Exit Option Six: Create an IPO

The exit route marked ‘IPO’ or Initial Public Offering occurs very rarely but attracts the attention of business owners amenable to a sale to a third party for two reasons:

  1. The valuation of the ownership interest is usually higher than in any other form of transfer—including the sale to a third party
  2. An IPO brings with it an infusion of cash (from a pocket other than the owner’s), which often propels the company to a new level

But an IPO is an Exit Route that some business owners choose in order to keep the business while assuming the role of a passive investor.

Not surprisingly, the advantages of the IPO include:

  • High valuation on ownership interest and
  • The business owner is attracted to the cash infusion that will follow an IPO

Unfortunately, the IPO option is not without significant disadvantages. The primary one is that despite the high valuation placed on and paid for an owner’s interest, the IPO is not a liquidity event for the owner.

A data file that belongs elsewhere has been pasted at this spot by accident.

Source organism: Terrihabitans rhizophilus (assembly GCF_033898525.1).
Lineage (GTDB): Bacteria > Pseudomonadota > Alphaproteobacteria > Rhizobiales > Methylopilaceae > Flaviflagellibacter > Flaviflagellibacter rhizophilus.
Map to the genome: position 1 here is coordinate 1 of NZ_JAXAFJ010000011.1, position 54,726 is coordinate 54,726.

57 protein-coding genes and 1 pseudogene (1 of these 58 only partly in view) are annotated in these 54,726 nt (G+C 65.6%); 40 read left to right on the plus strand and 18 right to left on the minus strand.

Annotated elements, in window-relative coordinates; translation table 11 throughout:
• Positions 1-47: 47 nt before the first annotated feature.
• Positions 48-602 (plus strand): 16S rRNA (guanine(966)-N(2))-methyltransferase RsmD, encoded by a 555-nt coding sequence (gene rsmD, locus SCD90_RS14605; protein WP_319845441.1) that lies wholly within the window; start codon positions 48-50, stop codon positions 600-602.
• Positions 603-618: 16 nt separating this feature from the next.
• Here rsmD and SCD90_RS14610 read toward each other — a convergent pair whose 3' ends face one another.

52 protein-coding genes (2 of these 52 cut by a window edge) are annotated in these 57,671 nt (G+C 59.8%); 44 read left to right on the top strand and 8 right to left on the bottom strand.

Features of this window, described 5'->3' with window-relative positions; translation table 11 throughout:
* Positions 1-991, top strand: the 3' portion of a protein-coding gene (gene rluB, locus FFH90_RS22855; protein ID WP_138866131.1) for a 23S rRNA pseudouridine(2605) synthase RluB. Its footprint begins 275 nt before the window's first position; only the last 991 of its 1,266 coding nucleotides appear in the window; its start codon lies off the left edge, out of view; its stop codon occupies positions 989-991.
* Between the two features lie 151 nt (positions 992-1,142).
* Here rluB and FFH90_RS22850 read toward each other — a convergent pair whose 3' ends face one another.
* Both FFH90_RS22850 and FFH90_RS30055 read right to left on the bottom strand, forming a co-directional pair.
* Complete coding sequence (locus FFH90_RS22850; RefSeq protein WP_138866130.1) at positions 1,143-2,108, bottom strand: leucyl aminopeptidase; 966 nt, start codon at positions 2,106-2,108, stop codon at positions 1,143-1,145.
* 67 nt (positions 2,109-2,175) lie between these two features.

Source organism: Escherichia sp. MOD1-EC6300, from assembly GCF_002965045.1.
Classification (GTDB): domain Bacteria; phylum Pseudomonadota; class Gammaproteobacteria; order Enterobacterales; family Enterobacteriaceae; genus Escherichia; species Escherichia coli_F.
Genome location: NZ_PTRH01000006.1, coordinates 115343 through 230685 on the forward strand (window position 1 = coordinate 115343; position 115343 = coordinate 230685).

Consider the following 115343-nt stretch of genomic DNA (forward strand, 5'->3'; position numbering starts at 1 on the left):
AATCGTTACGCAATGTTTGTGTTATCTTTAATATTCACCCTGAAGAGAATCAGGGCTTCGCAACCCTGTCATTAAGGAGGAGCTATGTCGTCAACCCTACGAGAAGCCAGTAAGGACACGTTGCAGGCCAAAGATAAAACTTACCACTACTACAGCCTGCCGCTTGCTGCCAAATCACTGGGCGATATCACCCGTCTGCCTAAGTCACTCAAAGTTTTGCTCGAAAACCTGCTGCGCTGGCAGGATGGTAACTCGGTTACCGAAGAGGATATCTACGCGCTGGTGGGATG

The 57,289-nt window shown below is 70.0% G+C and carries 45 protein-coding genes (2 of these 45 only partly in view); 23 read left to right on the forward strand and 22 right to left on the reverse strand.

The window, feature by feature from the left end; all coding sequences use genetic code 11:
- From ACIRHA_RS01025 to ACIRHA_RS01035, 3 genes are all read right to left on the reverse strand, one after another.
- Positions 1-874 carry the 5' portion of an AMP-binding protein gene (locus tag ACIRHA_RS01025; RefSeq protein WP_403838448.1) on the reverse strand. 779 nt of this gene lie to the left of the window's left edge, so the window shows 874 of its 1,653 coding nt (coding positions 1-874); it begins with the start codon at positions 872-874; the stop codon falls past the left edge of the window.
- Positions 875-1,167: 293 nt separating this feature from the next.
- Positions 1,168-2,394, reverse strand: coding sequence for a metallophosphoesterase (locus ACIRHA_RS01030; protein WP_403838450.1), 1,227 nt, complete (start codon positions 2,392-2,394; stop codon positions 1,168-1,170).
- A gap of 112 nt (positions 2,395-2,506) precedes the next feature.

An owner’s interest is exchanged, at closing, for interest (shares of stock) in the acquiring entity. The owner is typically prohibited from cashing out these shares until a prescribed future date. Also prescribed is the rate at which the owner can sell his new shares. And last, but certainly not least, when the former owner does sell his shares, the price per share varies (often significantly) from the price at closing.

Not only is the closing a non-event from a liquidity standpoint, it is also a non-event from a departure standpoint. In most IPOs, the owner is required to stay on with the acquiring company. Staying on is difficult because the former owner is no longer in control. She may still be the CEO, but she is accountable to shareholders, analysts, the Securities and Exchange Commission and more.

Finally, an IPO creates a public company. As such, it is subject to reporting requirements and must uphold fiduciary responsibilities not required in privately held companies. Many business owners chafe under these additional requirements.

To summarize, the disadvantages of an IPO are:

  1. No liquidity at closing
  2. No exit at closing
  3. Loss of control and
  4. Additional reporting and fiduciary requirements

In our next blog, learn about Passive Ownership as part of your Exit Route options.